Integrake has a mechanism for passing data from prerequisite tasks to the task that called them. The data is passed only to task that has the passer as a direct prerequisite(though task higher in the chain can add that prerequisite, and it'll only be called once and pass the same data to all the tasks that require it).

To pass data, from the prerequisite task call the pass_data method of the task object(the first argument to the Ruby block defining the task). To use that data in the caller task, use the subscript operator of the caller task object with the name of the task that passed the data. So, if this is our integrake file:

task :data_passer do|t|
    t.pass_data 'some data'

task :data_user => [:data_passer] do|t|
    puts t[:data_passer]

Calling :IR data_user will print "some data".


Integrake's options chooser tasks allows you to define options you can use in your tasks, with a selection interface that remembers your decisions for minimal interference with your workflow. To create such an option, use the Integrake.option method, where the first argument is the name of the option and the rest of the arguments are the options to choose from:

Integrake.option :color, :red,:green,:blue

task :print_chosen_color => [:color] do|t|
    puts t[:color]

With this, when we first run :IR print_chosen_color we are prompted to choose a color, and then that color name is printed. If we run it again - we get the same color without being prompted! If we want to be prompted again, we need to run :IR color directly.

You can also use hash arguments:

Integrake.option :number,
    'ten' => 10,
    'twenty' => 20

With this, the keys will be displayed when you are prompted, but the data you'll get with the subscript operator is the value of the chosen key.

When running the task directly, you can also pass the chosen option as an argument.

Integrake.option will also create a task with the same name + a question mark(e.g. :color? and :number?), which will print the currently chosen option.


Sometimes you need a window to be there before you run a plugin. For example, using the vimshell plugin, you might want to open a vimshell terminal and run "make" in it. However, you don't want to open the terminal if it's alredy open. So - you use the Integrake.window helper to build a window preparation task:

Integrake.window :'open-shell' do
    VimShellCreate '-split'

task :build => :'open-shell' do|t|
    VimShellSendString 'make'

With this, when we run :IR build it'll first call the "open-shell" task, which will create the vimshell window, and then run "make" in it. If we call it again, it'll recognize the window is already open and not create it again. But if we close the vimshell window and run it, it won't be able to find that window and reopen it. That way the "build" task will always have a vimshell window, be it a freshly created one or an already existing one.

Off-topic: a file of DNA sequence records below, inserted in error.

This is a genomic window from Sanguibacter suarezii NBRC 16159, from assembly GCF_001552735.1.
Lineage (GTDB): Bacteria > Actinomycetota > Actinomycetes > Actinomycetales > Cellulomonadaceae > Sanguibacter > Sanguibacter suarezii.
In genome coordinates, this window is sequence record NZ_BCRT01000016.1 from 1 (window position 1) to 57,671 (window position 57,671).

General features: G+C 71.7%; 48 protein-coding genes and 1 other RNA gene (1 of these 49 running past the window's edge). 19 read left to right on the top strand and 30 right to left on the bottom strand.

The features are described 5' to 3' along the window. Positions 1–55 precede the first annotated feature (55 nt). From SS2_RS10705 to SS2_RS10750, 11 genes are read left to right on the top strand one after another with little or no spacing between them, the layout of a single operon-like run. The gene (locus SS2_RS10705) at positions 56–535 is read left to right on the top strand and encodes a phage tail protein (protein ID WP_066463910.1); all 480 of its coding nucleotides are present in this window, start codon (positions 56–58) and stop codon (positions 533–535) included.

A window preparation task will use the integrake pass_data mechanism to pass the window object of that window.

A window preparation task must end when the active window is a new window. If the active window already existed before the task the task will fail.


Integrake supports custom autocompletion for task arguments. To create a custom completion call the "complete" method of the task object, and pass to it a block that accepts the array of the command parts before the cursor(including IR and the task name) and returns a list of completions. Take note that Integrake does not filter your results to match the argument you are trying to complete - but parts has the filter_completions method that does just that.

The following example will add autocompletion for the colors "red", "green" and "blue" to the task print_color:

task :print_color, [:color] do|t, args|
    puts args[:color]
end.complete do|parts|
    parts.filter_completions(['red', 'green', 'blue'])

You can also use prepared autocompletion by passing the prepared autocompletion name as the first argument to complete. For example, to complete a single file use:

task :file_size, [:filename] do|t, args|
    puts File.stat(args[:filename]).size
end.complete :file

The prepared autocompletion supplied with Integrake are:

  • :file - filename for the first argument. Accepts a second argument as the root for searching.
  • :files - filename for all arguments. Accepts a second argument as the root for searching.
  • :dir - directory for the first argument. Accepts a second argument as the root for searching.
  • :dirs - directory for all arguments. Accepts a second argument as the root for searching.
  • :list - items from a list for all arguments. Accepts a second argument as the list of completion possibilities.

To create your own prepared autocompletion, use Integrake.register_completer. Pass to it as argument the name of the completer, and it's block should accept completer arguments and return a callable object that accepts the parts argument and will serve as the completer itself. So, the print_color task from before could be created like so:

Integrake.register_completer :color do|*colors|
    lambda do|parts|

task :print_color, [:color] do|t, args|
    puts args[:color]
end.complete :color, 'red', 'green', 'blue'